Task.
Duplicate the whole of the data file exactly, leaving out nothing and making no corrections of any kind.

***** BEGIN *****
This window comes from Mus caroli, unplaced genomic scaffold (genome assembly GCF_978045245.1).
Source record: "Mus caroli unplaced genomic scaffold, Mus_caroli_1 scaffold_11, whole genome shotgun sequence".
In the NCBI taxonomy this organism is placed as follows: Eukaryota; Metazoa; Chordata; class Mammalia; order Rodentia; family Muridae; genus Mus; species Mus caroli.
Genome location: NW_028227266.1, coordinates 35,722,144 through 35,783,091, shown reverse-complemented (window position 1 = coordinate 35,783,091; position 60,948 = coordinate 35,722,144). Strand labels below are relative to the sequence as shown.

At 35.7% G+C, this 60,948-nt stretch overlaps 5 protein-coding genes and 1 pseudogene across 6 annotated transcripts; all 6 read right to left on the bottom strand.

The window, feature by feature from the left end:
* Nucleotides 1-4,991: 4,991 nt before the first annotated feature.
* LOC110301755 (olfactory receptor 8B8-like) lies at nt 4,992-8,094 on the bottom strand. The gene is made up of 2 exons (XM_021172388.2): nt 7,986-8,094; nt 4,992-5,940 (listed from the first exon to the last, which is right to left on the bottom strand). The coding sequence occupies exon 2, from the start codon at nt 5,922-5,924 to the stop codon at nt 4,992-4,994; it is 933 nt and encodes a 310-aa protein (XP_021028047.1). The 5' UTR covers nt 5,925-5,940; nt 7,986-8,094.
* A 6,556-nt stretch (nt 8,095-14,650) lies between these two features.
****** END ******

This window comes from Mus caroli, unplaced genomic scaffold (genome assembly GCF_978045245.1).
Source record: "Mus caroli unplaced genomic scaffold, Mus_caroli_1 scaffold_11, whole genome shotgun sequence".
In the NCBI taxonomy this organism is placed as follows: Eukaryota; Metazoa; Chordata; class Mammalia; order Rodentia; family Muridae; genus Mus; species Mus caroli.
Genome location: NW_028227266.1, coordinates 35,722,144 through 35,783,091, shown reverse-complemented (window position 1 = coordinate 35,783,091; position 60,948 = coordinate 35,722,144). Strand labels below are relative to the sequence as shown.

At 35.7% G+C, this 60,948-nt stretch overlaps 5 protein-coding genes and 1 pseudogene across 6 annotated transcripts; all 6 read right to left on the bottom strand.

The window, feature by feature from the left end:
* Nucleotides 1-4,991: 4,991 nt before the first annotated feature.
* LOC110301755 (olfactory receptor 8B8-like) lies at nt 4,992-8,094 on the bottom strand. The gene is made up of 2 exons (XM_021172388.2): nt 7,986-8,094; nt 4,992-5,940 (listed from the first exon to the last, which is right to left on the bottom strand). The coding sequence occupies exon 2, from the start codon at nt 5,922-5,924 to the stop codon at nt 4,992-4,994; it is 933 nt and encodes a 310-aa protein (XP_021028047.1). The 5' UTR covers nt 5,925-5,940; nt 7,986-8,094.
* A 6,556-nt stretch (nt 8,095-14,650) lies between these two features.